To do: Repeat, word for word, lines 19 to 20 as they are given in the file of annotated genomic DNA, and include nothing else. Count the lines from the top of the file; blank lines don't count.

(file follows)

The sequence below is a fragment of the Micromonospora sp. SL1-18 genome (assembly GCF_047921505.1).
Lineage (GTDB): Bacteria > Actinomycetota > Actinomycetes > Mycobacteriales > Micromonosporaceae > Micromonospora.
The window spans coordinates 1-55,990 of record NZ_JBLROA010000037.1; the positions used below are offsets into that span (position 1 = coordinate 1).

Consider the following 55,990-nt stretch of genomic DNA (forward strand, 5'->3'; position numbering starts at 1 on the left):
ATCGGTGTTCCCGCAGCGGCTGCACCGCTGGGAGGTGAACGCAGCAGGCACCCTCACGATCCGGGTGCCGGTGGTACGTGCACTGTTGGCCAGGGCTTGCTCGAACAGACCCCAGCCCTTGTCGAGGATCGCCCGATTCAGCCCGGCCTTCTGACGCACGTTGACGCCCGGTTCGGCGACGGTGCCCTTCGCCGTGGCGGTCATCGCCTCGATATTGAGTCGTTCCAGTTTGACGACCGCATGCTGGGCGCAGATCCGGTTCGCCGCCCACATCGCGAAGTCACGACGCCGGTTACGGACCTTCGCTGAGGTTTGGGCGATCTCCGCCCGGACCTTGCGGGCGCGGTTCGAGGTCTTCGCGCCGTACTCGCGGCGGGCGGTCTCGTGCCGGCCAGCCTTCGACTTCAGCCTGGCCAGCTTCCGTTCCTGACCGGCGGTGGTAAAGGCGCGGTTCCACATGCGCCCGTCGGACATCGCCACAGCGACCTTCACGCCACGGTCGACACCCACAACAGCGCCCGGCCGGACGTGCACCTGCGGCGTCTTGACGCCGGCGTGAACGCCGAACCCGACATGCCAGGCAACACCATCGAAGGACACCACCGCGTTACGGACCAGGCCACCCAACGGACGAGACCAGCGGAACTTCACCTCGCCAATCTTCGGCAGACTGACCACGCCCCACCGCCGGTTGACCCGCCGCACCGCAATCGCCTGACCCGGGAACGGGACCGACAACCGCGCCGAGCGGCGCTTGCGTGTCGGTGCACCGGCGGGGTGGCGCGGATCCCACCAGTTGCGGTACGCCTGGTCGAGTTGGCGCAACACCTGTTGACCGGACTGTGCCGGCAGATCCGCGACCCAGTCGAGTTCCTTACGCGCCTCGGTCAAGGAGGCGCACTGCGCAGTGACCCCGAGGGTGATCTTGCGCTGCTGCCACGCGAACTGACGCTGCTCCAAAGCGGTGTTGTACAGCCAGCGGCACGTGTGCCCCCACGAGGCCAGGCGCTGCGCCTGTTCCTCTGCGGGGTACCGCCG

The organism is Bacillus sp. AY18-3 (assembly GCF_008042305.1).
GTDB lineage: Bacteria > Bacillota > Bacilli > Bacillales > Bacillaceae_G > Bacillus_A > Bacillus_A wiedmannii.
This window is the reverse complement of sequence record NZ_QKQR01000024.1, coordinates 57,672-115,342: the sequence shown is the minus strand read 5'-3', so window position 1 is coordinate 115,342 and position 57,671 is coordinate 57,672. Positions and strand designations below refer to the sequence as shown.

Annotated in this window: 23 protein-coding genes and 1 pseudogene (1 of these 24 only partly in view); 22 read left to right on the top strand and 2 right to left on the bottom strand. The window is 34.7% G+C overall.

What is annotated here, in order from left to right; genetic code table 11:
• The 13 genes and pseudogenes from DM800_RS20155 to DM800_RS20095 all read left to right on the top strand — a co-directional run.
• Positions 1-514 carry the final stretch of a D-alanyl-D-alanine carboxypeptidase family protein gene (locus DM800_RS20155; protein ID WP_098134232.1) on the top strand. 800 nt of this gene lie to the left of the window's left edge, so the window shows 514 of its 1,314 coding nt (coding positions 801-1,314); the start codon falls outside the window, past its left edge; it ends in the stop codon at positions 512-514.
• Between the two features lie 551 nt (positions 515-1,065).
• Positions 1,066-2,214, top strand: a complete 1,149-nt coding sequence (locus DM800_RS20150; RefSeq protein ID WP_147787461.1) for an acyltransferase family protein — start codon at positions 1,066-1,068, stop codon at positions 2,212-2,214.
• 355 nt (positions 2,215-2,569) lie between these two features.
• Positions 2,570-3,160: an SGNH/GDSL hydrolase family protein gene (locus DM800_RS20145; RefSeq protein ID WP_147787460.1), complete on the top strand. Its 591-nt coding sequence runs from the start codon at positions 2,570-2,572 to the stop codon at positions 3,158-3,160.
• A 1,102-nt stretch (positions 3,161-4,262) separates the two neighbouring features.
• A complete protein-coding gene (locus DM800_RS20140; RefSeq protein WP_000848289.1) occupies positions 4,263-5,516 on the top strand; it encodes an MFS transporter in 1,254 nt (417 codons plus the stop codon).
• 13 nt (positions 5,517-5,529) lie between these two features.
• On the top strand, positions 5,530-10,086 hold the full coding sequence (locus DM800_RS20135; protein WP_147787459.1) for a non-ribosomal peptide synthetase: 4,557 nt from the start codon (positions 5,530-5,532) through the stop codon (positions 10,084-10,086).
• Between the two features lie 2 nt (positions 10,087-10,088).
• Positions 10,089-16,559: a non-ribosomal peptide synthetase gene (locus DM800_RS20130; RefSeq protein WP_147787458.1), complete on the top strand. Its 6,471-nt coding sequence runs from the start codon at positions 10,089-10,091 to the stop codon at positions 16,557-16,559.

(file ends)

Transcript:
• 13 nt (positions 5,517-5,529) lie between these two features.
• On the top strand, positions 5,530-10,086 hold the full coding sequence (locus DM800_RS20135; protein WP_147787459.1) for a non-ribosomal peptide synthetase: 4,557 nt from the start codon (positions 5,530-5,532) through the stop codon (positions 10,084-10,086).